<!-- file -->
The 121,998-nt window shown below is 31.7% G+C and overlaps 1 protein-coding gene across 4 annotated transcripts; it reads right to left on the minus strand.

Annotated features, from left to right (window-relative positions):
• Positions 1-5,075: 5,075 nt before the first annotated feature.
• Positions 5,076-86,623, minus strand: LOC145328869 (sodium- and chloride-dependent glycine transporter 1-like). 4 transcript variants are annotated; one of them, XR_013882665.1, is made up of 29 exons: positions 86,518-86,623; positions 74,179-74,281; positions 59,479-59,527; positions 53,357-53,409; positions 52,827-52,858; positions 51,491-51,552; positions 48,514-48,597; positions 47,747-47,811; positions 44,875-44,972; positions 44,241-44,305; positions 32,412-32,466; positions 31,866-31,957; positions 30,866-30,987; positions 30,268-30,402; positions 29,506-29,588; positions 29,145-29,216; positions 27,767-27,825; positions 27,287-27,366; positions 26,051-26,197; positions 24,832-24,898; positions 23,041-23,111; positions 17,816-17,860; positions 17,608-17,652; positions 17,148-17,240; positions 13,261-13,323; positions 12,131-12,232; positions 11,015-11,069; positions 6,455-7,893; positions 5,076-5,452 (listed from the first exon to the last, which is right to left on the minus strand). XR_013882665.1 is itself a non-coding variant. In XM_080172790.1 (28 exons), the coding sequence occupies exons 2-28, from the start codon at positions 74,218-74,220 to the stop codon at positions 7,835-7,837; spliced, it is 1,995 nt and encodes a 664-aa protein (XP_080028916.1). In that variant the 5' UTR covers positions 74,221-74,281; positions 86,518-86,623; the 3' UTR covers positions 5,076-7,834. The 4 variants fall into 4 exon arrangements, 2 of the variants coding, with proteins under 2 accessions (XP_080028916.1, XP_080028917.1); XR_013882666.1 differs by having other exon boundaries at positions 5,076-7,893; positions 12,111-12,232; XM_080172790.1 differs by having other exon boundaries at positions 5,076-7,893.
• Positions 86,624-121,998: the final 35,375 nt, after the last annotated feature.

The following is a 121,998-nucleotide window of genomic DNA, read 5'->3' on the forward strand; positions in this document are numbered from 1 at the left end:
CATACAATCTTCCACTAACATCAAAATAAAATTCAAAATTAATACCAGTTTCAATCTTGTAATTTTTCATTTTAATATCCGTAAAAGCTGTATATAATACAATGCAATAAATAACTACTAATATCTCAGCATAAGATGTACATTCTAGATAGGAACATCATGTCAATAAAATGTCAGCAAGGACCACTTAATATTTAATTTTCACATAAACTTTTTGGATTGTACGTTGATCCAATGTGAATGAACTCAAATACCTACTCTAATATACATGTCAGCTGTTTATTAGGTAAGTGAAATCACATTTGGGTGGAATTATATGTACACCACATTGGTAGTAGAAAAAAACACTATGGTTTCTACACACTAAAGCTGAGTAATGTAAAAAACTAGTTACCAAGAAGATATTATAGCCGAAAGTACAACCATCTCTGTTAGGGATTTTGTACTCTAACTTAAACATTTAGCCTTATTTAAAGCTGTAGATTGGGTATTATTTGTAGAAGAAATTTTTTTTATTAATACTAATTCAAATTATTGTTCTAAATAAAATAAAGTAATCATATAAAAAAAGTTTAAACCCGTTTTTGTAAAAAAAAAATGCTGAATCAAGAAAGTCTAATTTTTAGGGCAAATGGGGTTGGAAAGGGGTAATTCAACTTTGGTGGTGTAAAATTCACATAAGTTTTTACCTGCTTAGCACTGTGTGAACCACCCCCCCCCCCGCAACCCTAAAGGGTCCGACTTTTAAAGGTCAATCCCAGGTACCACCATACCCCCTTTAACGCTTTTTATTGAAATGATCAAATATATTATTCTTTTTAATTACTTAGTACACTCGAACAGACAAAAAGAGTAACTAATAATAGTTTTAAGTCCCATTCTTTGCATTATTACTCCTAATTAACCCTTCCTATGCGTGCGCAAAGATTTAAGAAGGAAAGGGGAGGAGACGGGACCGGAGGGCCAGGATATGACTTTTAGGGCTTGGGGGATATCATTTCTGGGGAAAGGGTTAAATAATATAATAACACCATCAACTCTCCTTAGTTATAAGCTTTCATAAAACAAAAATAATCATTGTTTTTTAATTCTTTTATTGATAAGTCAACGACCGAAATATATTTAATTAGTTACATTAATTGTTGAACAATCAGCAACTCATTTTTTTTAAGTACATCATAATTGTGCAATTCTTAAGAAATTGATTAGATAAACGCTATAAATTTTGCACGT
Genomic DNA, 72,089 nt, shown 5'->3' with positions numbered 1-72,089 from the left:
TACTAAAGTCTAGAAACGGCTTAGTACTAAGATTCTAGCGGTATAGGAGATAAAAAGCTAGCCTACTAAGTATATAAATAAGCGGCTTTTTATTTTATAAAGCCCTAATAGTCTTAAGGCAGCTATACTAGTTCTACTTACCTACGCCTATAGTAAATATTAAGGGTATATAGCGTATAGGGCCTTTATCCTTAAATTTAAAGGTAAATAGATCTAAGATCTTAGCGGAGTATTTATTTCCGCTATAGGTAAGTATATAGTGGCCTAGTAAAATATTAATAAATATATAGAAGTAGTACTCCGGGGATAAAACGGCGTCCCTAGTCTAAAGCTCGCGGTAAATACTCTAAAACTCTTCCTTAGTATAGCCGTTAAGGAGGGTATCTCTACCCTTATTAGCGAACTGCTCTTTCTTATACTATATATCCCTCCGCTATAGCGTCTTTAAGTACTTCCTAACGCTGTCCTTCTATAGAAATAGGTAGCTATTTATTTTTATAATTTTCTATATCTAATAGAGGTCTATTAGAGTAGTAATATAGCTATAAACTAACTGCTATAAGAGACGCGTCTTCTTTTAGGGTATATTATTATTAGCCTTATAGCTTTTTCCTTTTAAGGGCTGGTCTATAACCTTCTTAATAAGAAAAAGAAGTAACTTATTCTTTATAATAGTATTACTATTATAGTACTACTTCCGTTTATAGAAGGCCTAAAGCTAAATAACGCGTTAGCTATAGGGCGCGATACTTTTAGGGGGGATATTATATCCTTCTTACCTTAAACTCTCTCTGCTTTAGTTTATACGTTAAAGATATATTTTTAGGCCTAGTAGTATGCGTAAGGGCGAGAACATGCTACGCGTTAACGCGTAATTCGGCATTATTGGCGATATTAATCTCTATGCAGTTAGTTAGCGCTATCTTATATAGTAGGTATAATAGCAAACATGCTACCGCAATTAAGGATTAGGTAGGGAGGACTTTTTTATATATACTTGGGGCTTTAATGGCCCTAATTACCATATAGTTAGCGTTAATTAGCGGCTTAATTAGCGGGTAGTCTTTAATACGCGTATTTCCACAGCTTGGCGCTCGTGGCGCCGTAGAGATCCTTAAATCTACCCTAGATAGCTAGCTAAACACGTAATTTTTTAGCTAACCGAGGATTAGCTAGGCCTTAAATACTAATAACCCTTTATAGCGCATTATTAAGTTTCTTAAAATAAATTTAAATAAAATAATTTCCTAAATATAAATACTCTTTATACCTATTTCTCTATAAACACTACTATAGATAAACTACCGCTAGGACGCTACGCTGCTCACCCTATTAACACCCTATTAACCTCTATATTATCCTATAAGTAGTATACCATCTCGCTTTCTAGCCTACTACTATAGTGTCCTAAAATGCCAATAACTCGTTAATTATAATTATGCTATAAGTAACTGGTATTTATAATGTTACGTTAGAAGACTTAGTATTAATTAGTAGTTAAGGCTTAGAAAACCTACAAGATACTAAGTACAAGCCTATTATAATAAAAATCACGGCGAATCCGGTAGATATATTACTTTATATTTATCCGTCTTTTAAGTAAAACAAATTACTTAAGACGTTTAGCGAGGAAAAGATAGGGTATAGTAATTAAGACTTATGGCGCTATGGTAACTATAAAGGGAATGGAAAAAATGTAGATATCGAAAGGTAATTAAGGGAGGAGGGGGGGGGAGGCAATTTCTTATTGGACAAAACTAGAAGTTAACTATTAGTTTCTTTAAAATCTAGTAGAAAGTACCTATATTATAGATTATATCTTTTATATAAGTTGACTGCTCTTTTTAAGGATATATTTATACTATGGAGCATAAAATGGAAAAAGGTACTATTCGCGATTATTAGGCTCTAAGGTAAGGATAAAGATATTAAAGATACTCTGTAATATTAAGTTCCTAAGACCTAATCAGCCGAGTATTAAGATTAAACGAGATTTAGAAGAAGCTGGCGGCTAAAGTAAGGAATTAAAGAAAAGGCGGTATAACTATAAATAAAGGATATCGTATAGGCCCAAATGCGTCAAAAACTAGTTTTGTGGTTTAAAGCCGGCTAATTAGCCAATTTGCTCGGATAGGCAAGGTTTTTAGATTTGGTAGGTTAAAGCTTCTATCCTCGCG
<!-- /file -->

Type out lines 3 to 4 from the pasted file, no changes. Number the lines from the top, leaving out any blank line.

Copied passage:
• Positions 1-5,075: 5,075 nt before the first annotated feature.
• Positions 5,076-86,623, minus strand: LOC145328869 (sodium- and chloride-dependent glycine transporter 1-like). 4 transcript variants are annotated; one of them, XR_013882665.1, is made up of 29 exons: positions 86,518-86,623; positions 74,179-74,281; positions 59,479-59,527; positions 53,357-53,409; positions 52,827-52,858; positions 51,491-51,552; positions 48,514-48,597; positions 47,747-47,811; positions 44,875-44,972; positions 44,241-44,305; positions 32,412-32,466; positions 31,866-31,957; positions 30,866-30,987; positions 30,268-30,402; positions 29,506-29,588; positions 29,145-29,216; positions 27,767-27,825; positions 27,287-27,366; positions 26,051-26,197; positions 24,832-24,898; positions 23,041-23,111; positions 17,816-17,860; positions 17,608-17,652; positions 17,148-17,240; positions 13,261-13,323; positions 12,131-12,232; positions 11,015-11,069; positions 6,455-7,893; positions 5,076-5,452 (listed from the first exon to the last, which is right to left on the minus strand). XR_013882665.1 is itself a non-coding variant. In XM_080172790.1 (28 exons), the coding sequence occupies exons 2-28, from the start codon at positions 74,218-74,220 to the stop codon at positions 7,835-7,837; spliced, it is 1,995 nt and encodes a 664-aa protein (XP_080028916.1). In that variant the 5' UTR covers positions 74,221-74,281; positions 86,518-86,623; the 3' UTR covers positions 5,076-7,834. The 4 variants fall into 4 exon arrangements, 2 of the variants coding, with proteins under 2 accessions (XP_080028916.1, XP_080028917.1); XR_013882666.1 differs by having other exon boundaries at positions 5,076-7,893; positions 12,111-12,232; XM_080172790.1 differs by having other exon boundaries at positions 5,076-7,893.